Then finally in the last weeks of our six week training regiment we started tactical training. The first thing our trainer said to us regarding tactical training was that he wished that he could spend six weeks with us but that the company would only allot four days towards that application. To me, this was the most important part of the training we could receive. In these four days, the fifteen of us were to learn the tactics necessary to defend the plant and our lives in the event of an attack. There was one trainer for this task and he asked two of the plant guards with previous military background, but no trainer certification, to help in the instruction. Those guards, at the time, had worked at the plant for less than six months and had not gone through the plant’s tactical class themselves. We received some basic training and were divided into two groups to demonstrate that we had mastered those basics. The team of eight that I was on had one attempt to demonstrate what we had learned. In that attempt, our team was neutralized entirely in the first two minutes of the exercise due to a lack of cohesion and because many of the basics we had been taught were not applied. This showed me that our team was not proficient with tactics and did not retain the instruction.
I brought my opinion up to the instructor and was told that it was alright because he was just trying to give us the bare essentials and that when we got on shift we would do more realistic tactical training. It seems to me that it is crucial that the active guards protecting the power plant be fully trained before they get there. In one month we had drills only one day, which I did not take part in. The additional training I was promised was nowhere in sight.
As time progressed, I became more and more aware of an unprecedented level of disatisfaction among the guard force. As I talked to more guards and became acquainted with them, I began to realize their disatisfaction was well founded: they had been working 60-72 hours a week for a long period of time, they had their Christmas bonuses taken from them, they were using what some of them called antiquated weapons, and they had received no recognition for their efforts.
As the same time, North Atlantic bought a number of new weapons though they couldn’t be used because there was no time to train the guards who were already working so much overtime. When I asked the security manager of North Atlantic when we would have time to qualify with the new guns he told me not until after the shutdown, probably around June. I asked what he was doing to alleviate the overtime problem and was told that the chief was hiring more guards. But the chief told me he was hiring only two more guards to replace two guards who had left the plant. When I pointed out that this would not help the overtime problem, he seemed unconcerned. He went on to tell me that the security department had several other priorities that needed to be addressed first.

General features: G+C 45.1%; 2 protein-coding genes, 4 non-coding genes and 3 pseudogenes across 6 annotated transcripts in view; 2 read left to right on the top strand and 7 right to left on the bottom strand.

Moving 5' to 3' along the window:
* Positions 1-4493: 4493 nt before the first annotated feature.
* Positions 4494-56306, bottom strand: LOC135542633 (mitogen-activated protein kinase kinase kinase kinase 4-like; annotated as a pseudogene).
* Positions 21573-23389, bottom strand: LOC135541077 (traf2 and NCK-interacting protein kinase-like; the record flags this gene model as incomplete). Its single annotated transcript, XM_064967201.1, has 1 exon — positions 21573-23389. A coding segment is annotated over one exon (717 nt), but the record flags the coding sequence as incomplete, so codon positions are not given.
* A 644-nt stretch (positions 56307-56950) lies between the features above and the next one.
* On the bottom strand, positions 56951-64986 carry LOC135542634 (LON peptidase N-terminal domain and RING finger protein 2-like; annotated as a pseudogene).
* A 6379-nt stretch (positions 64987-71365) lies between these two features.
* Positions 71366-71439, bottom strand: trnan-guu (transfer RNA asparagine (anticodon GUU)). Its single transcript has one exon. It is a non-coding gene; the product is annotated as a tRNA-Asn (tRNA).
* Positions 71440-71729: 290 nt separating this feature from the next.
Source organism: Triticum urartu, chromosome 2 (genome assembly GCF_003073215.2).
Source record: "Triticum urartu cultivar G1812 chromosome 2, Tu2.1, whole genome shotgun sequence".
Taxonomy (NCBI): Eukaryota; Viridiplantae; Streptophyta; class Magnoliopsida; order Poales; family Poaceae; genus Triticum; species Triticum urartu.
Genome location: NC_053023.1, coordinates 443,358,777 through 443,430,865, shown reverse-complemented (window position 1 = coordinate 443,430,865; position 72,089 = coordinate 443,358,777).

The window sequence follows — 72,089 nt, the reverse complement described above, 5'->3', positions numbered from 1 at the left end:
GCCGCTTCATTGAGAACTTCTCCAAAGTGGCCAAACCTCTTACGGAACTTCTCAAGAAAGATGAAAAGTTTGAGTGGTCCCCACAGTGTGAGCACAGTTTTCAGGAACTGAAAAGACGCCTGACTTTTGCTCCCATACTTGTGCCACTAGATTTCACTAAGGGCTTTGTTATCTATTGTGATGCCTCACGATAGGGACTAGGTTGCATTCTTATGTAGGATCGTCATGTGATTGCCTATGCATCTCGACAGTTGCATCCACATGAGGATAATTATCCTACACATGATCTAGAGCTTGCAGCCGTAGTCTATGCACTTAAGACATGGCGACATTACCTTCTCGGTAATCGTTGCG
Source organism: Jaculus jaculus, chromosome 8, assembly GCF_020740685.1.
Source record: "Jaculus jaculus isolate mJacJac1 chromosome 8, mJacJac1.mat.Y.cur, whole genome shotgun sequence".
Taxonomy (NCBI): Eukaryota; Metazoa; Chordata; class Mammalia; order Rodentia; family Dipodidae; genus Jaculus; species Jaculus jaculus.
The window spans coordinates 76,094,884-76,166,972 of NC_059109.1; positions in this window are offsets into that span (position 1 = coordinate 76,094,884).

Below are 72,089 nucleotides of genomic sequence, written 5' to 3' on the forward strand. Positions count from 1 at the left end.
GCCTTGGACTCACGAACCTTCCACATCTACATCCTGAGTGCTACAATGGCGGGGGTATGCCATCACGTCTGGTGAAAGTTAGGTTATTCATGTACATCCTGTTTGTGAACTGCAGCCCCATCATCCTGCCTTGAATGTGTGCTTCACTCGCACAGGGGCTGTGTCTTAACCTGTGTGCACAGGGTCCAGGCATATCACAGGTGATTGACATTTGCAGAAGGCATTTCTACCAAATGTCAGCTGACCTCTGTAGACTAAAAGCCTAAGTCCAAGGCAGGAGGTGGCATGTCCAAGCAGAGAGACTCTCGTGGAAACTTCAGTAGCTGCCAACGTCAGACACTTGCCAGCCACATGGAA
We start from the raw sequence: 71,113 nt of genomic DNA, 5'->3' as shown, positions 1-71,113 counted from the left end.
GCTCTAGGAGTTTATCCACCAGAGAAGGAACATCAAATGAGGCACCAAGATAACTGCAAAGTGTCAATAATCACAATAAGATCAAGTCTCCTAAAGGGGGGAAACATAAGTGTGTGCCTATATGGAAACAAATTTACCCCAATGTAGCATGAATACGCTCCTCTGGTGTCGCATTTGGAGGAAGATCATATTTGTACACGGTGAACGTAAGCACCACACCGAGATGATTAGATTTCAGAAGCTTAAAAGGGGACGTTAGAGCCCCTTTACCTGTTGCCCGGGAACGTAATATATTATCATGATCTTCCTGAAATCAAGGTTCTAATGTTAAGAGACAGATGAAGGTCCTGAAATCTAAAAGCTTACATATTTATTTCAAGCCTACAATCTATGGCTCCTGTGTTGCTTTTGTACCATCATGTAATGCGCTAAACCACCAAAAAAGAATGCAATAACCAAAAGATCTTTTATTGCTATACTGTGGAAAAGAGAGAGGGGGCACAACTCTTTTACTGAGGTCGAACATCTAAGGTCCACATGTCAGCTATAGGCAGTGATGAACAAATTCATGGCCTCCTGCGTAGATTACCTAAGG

After showing my dissatisfaction, I was told that the job isn’t for everyone and what I did was up to me. I told them that if I did not get some assurance that they would try and resolve some of the problems (disgruntled armed guards, unsecured and ineffective barriers, and inadequate training, to name a few) that I was going to resign for fear of my own safety. I was told by the security manager that he would pass it along to his superiors because he himself did not have the authority to do anything about it. I asked him if he saw any resolutions happening in the near future. The response was these things take time. I told him that my position was that given current events and the almost weekly advisories from the intelligence community regarding threats to nuclear power plants, it is our responsibility to do what we can to enhance security beyond what is required in the interest of the safety and security of the American people. I got the feeling that I was getting nowhere in the conversation and felt that the security manager was not really concerned about the issues that I had brought to his attention. For the most part, he shifted blame for his lack of action to those around him. It was at that point I decided to terminate my employment for said reasons.
Now I am currently unemployed and collaborating with another ex-Seabrook armed guard to try to make people and government aware of the extent of the problem at hand. The government should impose more stringent oversight of the NRC and push them to upgrade their security requirements and military strategists should independently evaluate plant security. Furthermore, I believe the National Guard should temporary be brought on site to support the current guard force until the NRC and individual plants can improve security. Essentially what it boils down to is that nothing will change without more stringent requirements and oversight. We need to be proactive in these times where our enemies have brought war to our soil. We can’t afford to wait and see. Every American citizen has an obligation to stand up to the challenge and make this country safe or as safe as we can regardless of the financial cost.